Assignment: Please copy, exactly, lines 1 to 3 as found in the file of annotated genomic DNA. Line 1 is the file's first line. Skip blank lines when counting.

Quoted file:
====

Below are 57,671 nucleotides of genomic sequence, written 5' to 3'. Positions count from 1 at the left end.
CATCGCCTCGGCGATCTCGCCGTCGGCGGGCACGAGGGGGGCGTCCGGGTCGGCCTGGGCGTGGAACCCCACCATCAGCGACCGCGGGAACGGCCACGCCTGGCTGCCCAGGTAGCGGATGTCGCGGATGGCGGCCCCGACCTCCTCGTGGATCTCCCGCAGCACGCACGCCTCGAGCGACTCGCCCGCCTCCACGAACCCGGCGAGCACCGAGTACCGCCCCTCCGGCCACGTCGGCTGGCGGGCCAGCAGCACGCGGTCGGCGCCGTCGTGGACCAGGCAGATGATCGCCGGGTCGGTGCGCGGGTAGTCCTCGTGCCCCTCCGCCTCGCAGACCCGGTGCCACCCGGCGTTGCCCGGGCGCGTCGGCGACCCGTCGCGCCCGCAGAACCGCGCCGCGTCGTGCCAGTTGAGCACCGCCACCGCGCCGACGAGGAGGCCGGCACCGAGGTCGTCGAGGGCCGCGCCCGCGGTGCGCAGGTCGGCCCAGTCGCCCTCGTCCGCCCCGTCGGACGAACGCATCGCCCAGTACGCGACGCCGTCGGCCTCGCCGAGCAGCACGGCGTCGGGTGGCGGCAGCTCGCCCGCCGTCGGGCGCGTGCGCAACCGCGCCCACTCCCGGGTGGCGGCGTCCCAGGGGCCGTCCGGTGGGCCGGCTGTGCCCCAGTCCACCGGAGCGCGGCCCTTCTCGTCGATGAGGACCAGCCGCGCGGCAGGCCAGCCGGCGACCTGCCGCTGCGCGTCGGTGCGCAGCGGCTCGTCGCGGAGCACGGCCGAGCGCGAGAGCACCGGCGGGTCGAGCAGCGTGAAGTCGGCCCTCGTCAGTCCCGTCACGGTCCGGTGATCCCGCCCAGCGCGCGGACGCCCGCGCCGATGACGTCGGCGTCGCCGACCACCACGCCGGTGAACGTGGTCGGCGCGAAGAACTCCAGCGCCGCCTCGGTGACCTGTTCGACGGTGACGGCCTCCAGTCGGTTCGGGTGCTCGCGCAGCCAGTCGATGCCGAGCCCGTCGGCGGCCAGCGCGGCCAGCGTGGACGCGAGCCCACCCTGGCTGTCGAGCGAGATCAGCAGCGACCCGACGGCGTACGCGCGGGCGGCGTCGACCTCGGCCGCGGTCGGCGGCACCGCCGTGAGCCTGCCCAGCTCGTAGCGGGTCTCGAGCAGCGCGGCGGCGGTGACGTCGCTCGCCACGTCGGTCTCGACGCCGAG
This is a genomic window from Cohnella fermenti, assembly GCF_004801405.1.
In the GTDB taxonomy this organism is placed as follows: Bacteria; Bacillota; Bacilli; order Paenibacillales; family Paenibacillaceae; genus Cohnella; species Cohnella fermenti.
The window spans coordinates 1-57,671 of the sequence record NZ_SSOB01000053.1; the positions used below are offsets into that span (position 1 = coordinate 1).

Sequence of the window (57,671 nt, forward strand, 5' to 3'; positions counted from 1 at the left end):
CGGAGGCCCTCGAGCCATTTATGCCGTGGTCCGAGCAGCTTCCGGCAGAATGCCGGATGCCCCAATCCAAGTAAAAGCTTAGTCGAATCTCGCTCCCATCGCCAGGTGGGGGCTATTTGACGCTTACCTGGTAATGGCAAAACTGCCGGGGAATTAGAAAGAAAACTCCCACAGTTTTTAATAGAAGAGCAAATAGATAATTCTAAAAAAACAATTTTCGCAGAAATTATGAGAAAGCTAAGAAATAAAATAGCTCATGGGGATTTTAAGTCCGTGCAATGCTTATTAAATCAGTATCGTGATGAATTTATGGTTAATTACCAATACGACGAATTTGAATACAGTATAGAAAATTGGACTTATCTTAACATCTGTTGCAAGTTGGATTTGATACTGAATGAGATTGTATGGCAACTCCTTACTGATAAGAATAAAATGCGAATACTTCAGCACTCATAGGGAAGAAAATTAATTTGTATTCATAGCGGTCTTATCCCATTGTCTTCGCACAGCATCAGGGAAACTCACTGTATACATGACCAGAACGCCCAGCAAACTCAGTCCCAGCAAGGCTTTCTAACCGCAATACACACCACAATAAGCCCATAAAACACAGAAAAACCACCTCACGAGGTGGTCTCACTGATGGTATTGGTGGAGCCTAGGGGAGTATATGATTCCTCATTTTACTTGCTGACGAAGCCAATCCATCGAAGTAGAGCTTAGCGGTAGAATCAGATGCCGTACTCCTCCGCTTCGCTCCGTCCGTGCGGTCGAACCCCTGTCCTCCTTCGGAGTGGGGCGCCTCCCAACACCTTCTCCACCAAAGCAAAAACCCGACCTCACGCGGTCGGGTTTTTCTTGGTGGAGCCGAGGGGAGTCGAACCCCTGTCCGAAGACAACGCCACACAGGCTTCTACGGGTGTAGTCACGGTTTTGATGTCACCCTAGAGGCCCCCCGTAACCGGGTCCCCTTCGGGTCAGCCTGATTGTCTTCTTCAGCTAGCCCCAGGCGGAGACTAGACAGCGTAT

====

Below are 57,671 nucleotides of genomic sequence, written 5' to 3'. Positions count from 1 at the left end.
CATCGCCTCGGCGATCTCGCCGTCGGCGGGCACGAGGGGGGCGTCCGGGTCGGCCTGGGCGTGGAACCCCACCATCAGCGACCGCGGGAACGGCCACGCCTGGCTGCCCAGGTAGCGGATGTCGCGGATGGCGGCCCCGACCTCCTCGTGGATCTCCCGCAGCACGCACGCCTCGAGCGACTCGCCCGCCTCCACGAACCCGGCGAGCACCGAGTACCGCCCCTCCGGCCACGTCGGCTGGCGGGCCAGCAGCACGCGGTCGGCGCCGTCGTGGACCAGGCAGATGATCGCCGGGTCGGTGCGCGGGTAGTCCTCGTGCCCCTCCGCCTCGCAGACCCGGTGCCACCCGGCGTTGCCCGGGCGCGTCGGCGACCCGTCGCGCCCGCAGAACCGCGCCGCGTCGTGCCAGTTGAGCACCGCCACCGCGCCGACGAGGAGGCCGGCACCGAGGTCGTCGAGGGCCGCGCCCGCGGTGCGCAGGTCGGCCCAGTCGCCCTCGTCCGCCCCGTCGGACGAACGCATCGCCCAGTACGCGACGCCGTCGGCCTCGCCGAGCAGCACGGCGTCGGGTGGCGGCAGCTCGCCCGCCGTCGGGCGCGTGCGCAACCGCGCCCACTCCCGGGTGGCGGCGTCCCAGGGGCCGTCCGGTGGGCCGGCTGTGCCCCAGTCCACCGGAGCGCGGCCCTTCTCGTCGATGAGGACCAGCCGCGCGGCAGGCCAGCCGGCGACCTGCCGCTGCGCGTCGGTGCGCAGCGGCTCGTCGCGGAGCACGGCCGAGCGCGAGAGCACCGGCGGGTCGAGCAGCGTGAAGTCGGCCCTCGTCAGTCCCGTCACGGTCCGGTGATCCCGCCCAGCGCGCGGACGCCCGCGCCGATGACGTCGGCGTCGCCGACCACCACGCCGGTGAACGTGGTCGGCGCGAAGAACTCCAGCGCCGCCTCGGTGACCTGTTCGACGGTGACGGCCTCCAGTCGGTTCGGGTGCTCGCGCAGCCAGTCGATGCCGAGCCCGTCGGCGGCCAGCGCGGCCAGCGTGGACGCGAGCCCACCCTGGCTGTCGAGCGAGATCAGCAGCGACCCGACGGCGTACGCGCGGGCGGCGTCGACCTCGGCCGCGGTCGGCGGCACCGCCGTGAGCCTGCCCAGCTCGTAGCGGGTCTCGAGCAGCGCGGCGGCGGTGACGTCGCTCGCCACGTCGGTCTCGACGCCGAG
This is a genomic window from Cohnella fermenti, assembly GCF_004801405.1.